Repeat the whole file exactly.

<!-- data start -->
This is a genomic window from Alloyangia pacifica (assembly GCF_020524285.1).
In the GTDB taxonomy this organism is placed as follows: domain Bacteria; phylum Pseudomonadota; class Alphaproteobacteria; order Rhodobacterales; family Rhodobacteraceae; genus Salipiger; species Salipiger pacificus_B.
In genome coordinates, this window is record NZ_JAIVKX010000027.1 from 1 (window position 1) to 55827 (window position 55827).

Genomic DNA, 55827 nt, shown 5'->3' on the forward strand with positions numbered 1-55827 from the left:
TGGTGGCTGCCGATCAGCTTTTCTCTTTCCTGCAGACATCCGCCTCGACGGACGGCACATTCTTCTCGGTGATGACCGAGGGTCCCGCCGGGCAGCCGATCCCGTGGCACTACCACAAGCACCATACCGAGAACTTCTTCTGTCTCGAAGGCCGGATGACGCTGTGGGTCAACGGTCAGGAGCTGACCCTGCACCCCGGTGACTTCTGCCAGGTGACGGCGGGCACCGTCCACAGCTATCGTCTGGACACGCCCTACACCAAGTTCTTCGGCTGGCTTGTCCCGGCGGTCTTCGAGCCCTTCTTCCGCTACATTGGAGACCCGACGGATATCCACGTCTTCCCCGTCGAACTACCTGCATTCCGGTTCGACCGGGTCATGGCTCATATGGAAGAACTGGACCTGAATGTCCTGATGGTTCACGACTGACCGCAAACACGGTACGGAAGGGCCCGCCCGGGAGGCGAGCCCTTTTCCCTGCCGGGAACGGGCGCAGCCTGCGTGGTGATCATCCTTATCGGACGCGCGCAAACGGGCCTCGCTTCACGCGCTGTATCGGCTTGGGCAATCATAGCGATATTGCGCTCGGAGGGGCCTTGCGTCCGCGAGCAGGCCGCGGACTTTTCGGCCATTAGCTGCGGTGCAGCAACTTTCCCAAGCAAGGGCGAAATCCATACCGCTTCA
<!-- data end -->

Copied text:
This is a genomic window from Alloyangia pacifica (assembly GCF_020524285.1).
In the GTDB taxonomy this organism is placed as follows: domain Bacteria; phylum Pseudomonadota; class Alphaproteobacteria; order Rhodobacterales; family Rhodobacteraceae; genus Salipiger; species Salipiger pacificus_B.
In genome coordinates, this window is record NZ_JAIVKX010000027.1 from 1 (window position 1) to 55827 (window position 55827).

Genomic DNA, 55827 nt, shown 5'->3' on the forward strand with positions numbered 1-55827 from the left:
TGGTGGCTGCCGATCAGCTTTTCTCTTTCCTGCAGACATCCGCCTCGACGGACGGCACATTCTTCTCGGTGATGACCGAGGGTCCCGCCGGGCAGCCGATCCCGTGGCACTACCACAAGCACCATACCGAGAACTTCTTCTGTCTCGAAGGCCGGATGACGCTGTGGGTCAACGGTCAGGAGCTGACCCTGCACCCCGGTGACTTCTGCCAGGTGACGGCGGGCACCGTCCACAGCTATCGTCTGGACACGCCCTACACCAAGTTCTTCGGCTGGCTTGTCCCGGCGGTCTTCGAGCCCTTCTTCCGCTACATTGGAGACCCGACGGATATCCACGTCTTCCCCGTCGAACTACCTGCATTCCGGTTCGACCGGGTCATGGCTCATATGGAAGAACTGGACCTGAATGTCCTGATGGTTCACGACTGACCGCAAACACGGTACGGAAGGGCCCGCCCGGGAGGCGAGCCCTTTTCCCTGCCGGGAACGGGCGCAGCCTGCGTGGTGATCATCCTTATCGGACGCGCGCAAACGGGCCTCGCTTCACGCGCTGTATCGGCTTGGGCAATCATAGCGATATTGCGCTCGGAGGGGCCTTGCGTCCGCGAGCAGGCCGCGGACTTTTCGGCCATTAGCTGCGGTGCAGCAACTTTCCCAAGCAAGGGCGAAATCCATACCGCTTCA